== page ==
Few things give me as much satisfaction as watching a consummate professional, in any field, at work. Last Sunday night, I saw and heard a group of them--the 17-piece horn section, 4-piece rhythm section, vocalist, and conductor of the legendary Count Basie Orchestra.
I was expecting trombonist Bill Hughes to direct, but as it turns out, he retired last month. The band is now in the capable hands of Dennis Mackrel, one of the last members of the band to be hired by The Count himself.
I'd seen them play twice in college in the early '90s. The trumpet player in the pic above, Scotty Barnhart, was in the band back then, along with a few others. If memory serves, he was the person who sold me the Live at El Morocco CD out of a duffle bag during an intermission. See, I love that--even after 75 years, they're still a working band. Still on the hustle. You can tell by the tour bus parked outside the theater. The same kind of bus I used to ride on what were loosely called "gigs."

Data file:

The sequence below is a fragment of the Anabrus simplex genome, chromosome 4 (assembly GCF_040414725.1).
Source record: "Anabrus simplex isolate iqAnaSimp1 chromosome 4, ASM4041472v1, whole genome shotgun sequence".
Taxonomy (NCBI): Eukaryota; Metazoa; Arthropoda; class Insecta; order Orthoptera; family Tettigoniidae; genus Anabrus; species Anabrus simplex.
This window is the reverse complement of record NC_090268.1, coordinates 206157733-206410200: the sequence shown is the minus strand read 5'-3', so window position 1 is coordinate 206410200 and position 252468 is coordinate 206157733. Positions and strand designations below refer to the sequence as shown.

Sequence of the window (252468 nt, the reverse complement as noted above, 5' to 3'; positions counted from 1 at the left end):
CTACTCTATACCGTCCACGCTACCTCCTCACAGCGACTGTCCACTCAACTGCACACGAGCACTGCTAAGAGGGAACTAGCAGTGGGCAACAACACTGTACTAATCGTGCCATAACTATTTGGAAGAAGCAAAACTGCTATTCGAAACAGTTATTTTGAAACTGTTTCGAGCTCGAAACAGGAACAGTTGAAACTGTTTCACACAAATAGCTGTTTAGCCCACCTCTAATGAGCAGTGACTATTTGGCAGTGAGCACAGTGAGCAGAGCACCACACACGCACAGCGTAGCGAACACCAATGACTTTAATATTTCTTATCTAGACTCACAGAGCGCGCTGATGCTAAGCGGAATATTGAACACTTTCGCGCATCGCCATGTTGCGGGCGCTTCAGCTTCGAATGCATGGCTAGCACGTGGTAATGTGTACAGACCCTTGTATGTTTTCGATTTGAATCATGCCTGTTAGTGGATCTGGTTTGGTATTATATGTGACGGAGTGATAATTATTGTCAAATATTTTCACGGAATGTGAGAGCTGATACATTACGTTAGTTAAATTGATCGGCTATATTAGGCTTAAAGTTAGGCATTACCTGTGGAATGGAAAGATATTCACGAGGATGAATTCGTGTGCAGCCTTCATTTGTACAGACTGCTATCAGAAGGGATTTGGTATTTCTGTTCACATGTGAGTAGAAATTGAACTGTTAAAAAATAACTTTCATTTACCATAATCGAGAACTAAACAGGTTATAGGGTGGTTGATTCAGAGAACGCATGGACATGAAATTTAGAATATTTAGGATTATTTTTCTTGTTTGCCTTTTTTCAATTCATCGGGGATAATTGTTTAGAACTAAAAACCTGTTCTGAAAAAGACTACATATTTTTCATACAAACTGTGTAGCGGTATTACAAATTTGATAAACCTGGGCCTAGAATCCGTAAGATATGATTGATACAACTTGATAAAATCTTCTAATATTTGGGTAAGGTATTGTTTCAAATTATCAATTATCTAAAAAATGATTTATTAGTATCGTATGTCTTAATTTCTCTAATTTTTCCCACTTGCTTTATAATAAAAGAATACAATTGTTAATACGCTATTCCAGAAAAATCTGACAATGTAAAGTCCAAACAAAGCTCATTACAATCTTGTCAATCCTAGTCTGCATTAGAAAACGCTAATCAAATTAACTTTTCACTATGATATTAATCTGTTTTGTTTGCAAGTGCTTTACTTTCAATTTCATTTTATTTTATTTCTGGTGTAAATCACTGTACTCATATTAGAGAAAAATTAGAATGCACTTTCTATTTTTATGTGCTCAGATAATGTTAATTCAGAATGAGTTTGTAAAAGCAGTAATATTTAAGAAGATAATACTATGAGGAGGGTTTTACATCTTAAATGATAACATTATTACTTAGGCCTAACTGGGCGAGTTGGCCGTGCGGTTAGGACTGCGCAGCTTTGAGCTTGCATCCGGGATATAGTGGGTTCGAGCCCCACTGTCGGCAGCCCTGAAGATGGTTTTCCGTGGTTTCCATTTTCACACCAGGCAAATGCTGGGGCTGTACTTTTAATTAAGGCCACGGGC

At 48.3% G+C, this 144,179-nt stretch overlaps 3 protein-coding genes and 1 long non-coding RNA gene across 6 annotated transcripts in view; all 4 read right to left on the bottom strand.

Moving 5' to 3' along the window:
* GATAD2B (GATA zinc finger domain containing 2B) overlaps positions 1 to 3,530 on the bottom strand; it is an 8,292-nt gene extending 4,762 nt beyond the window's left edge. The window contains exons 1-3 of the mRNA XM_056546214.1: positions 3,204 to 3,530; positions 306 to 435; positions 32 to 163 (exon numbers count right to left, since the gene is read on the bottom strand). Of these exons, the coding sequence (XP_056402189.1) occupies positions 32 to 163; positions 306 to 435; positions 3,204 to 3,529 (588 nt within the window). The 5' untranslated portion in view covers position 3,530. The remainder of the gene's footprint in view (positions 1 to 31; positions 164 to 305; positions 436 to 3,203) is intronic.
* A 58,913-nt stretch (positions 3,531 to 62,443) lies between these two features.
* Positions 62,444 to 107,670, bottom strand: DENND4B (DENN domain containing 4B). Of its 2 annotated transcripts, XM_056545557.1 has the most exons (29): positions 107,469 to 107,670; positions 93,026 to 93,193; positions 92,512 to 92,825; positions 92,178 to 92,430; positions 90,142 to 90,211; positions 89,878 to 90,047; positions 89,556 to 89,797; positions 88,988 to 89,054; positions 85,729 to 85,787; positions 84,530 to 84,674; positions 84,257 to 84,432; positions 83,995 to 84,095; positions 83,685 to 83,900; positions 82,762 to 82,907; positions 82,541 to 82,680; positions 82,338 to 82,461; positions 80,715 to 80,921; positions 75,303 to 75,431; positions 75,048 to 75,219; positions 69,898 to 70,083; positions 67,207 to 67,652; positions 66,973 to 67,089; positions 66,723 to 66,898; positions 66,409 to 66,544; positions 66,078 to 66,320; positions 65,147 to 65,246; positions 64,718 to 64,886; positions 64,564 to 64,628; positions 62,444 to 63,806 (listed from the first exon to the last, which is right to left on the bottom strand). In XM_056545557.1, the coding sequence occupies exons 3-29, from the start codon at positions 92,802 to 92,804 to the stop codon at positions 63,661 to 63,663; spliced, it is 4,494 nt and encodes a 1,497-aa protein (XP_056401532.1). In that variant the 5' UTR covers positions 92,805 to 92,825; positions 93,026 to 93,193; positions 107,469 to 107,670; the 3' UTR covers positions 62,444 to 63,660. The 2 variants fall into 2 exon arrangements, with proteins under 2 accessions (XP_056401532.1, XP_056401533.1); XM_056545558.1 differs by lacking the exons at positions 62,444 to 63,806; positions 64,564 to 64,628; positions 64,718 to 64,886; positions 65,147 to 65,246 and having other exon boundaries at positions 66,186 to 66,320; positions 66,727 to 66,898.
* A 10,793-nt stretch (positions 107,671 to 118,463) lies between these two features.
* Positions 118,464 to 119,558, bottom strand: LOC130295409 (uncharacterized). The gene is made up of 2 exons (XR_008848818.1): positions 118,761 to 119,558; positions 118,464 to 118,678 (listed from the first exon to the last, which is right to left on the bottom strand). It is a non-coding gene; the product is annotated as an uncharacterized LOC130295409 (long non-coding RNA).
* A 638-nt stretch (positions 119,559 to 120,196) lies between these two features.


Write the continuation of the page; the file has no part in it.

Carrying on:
My college flashbacks weren't helped by the fact that I was also drinking cheap beer during the show.
The CBO in the vid below, directed by the equally legendary Frank Foster, was more or less the configuration that I saw in college. My personal favorite song, "Corner Pocket" by Freddie Green and arranged by Ernie Wilkins, is at 2'40". I didn't hear it on Sunday, which made me sad. But the show still kicked ass. After 75 years and the inevitable personnel changes, the Count Basie Orchestra is still a group of what's known in jazz circles as monsters and bad-ass motherfuckers.
Sort of makes me wonder if I can polish up the trumpet and revive my long-dead lead trumpet chops. I have to say, it's been a long time since I've missed playing as badly as I did last night.